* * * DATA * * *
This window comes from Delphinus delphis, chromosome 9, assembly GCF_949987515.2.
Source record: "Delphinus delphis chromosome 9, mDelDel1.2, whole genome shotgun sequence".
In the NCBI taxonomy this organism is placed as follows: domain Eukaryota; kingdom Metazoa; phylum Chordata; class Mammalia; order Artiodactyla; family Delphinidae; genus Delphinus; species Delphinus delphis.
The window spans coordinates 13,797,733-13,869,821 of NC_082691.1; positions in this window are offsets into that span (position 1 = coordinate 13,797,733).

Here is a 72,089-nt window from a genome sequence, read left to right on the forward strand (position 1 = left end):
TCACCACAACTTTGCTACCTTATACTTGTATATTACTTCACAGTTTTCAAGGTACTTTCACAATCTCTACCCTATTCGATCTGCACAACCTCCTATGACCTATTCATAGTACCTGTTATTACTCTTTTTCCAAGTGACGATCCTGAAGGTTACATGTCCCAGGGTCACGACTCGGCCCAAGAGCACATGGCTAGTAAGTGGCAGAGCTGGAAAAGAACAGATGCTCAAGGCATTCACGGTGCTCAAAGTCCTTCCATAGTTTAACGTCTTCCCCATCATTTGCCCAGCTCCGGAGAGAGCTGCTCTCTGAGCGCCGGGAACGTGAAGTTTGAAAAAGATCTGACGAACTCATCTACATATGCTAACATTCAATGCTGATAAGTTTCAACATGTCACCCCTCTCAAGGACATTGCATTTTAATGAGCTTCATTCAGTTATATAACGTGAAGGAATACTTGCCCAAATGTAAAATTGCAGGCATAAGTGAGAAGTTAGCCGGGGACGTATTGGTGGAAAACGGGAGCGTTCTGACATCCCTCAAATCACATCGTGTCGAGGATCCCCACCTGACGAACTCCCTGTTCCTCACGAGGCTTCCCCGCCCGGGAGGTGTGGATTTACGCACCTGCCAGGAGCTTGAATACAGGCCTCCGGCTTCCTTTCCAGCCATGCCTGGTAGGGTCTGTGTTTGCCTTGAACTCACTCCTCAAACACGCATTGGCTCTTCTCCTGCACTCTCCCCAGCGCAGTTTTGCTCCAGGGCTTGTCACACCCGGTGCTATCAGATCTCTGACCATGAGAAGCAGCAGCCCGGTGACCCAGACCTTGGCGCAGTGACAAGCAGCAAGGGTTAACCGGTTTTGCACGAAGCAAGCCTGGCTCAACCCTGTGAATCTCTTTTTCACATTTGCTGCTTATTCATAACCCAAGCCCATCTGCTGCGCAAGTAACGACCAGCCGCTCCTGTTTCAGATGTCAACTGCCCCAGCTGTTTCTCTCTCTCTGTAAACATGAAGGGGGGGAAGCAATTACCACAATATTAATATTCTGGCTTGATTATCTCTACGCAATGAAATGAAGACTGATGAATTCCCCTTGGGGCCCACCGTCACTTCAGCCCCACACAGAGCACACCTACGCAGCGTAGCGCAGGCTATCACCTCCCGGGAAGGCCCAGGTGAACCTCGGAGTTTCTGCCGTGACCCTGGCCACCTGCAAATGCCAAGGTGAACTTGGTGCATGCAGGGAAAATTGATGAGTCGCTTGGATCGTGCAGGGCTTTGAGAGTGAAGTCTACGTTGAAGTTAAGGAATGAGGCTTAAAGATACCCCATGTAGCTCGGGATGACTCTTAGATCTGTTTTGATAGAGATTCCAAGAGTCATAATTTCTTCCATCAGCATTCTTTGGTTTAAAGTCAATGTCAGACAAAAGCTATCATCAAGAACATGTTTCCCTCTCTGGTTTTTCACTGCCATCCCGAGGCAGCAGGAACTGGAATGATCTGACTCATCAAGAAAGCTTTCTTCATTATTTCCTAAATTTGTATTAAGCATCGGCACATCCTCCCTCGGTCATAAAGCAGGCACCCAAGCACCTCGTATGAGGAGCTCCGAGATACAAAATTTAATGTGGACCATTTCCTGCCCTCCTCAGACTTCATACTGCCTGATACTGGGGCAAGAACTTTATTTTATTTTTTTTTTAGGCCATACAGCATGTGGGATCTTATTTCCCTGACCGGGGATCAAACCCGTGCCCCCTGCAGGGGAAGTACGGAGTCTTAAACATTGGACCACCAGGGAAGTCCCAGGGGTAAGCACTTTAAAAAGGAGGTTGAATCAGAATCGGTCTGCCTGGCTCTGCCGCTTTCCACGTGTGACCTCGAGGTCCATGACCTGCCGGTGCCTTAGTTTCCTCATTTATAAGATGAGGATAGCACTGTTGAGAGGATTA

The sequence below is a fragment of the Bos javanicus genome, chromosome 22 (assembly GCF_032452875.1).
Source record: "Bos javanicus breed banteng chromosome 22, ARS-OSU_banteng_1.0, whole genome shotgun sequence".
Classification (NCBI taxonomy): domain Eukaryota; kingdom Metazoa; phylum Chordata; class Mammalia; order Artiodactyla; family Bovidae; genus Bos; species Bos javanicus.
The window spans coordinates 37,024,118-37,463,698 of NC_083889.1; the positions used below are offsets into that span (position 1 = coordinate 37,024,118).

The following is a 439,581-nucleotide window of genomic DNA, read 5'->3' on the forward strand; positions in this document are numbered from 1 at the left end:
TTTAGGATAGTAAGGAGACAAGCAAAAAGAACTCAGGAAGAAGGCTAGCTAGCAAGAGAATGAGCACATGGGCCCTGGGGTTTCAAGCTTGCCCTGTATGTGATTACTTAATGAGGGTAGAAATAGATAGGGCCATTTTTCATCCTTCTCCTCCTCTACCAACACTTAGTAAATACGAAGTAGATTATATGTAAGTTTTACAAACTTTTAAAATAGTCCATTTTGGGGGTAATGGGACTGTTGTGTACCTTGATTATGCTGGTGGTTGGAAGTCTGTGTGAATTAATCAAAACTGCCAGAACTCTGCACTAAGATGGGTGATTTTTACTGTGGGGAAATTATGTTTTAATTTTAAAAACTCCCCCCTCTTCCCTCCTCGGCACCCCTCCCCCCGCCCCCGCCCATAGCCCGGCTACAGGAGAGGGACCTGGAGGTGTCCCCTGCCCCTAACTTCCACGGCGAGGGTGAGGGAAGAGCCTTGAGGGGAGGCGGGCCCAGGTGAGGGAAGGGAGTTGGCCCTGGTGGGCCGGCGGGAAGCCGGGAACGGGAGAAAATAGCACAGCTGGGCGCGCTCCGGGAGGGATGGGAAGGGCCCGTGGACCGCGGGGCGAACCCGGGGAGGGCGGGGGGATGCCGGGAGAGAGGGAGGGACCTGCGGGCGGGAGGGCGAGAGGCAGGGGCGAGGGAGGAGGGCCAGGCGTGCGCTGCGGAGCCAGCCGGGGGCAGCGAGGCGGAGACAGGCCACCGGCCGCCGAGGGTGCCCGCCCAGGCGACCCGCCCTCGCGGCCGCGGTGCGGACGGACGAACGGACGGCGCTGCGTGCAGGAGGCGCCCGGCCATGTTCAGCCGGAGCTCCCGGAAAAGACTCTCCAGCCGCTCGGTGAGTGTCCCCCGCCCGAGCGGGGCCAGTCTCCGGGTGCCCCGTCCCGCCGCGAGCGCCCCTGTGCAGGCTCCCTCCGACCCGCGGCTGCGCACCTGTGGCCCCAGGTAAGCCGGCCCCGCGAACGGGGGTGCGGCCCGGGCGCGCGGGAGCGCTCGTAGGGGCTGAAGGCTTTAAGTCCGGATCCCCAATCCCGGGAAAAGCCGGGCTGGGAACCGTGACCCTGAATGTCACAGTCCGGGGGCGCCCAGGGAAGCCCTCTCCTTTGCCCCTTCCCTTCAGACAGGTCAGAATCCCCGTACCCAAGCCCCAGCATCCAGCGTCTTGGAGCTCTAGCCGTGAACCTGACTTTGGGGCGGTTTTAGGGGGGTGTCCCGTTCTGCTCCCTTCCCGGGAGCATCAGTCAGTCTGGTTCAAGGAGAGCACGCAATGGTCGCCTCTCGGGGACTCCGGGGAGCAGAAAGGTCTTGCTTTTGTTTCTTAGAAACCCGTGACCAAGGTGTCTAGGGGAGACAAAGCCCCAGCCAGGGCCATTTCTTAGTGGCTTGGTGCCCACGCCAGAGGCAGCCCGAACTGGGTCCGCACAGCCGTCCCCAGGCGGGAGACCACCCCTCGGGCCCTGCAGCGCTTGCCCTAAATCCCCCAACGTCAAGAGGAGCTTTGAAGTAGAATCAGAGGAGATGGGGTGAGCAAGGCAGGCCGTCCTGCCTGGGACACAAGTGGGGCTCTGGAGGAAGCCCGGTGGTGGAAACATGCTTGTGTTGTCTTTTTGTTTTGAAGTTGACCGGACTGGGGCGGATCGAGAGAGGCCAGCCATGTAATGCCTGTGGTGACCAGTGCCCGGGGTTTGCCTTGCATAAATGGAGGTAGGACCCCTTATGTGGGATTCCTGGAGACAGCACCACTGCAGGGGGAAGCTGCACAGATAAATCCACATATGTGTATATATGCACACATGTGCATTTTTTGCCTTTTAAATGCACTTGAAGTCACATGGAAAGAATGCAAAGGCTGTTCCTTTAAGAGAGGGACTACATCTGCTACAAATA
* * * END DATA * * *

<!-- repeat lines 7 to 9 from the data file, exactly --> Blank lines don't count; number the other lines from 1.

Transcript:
The sequence below is a fragment of the Bos javanicus genome, chromosome 22 (assembly GCF_032452875.1).
Source record: "Bos javanicus breed banteng chromosome 22, ARS-OSU_banteng_1.0, whole genome shotgun sequence".
Classification (NCBI taxonomy): domain Eukaryota; kingdom Metazoa; phylum Chordata; class Mammalia; order Artiodactyla; family Bovidae; genus Bos; species Bos javanicus.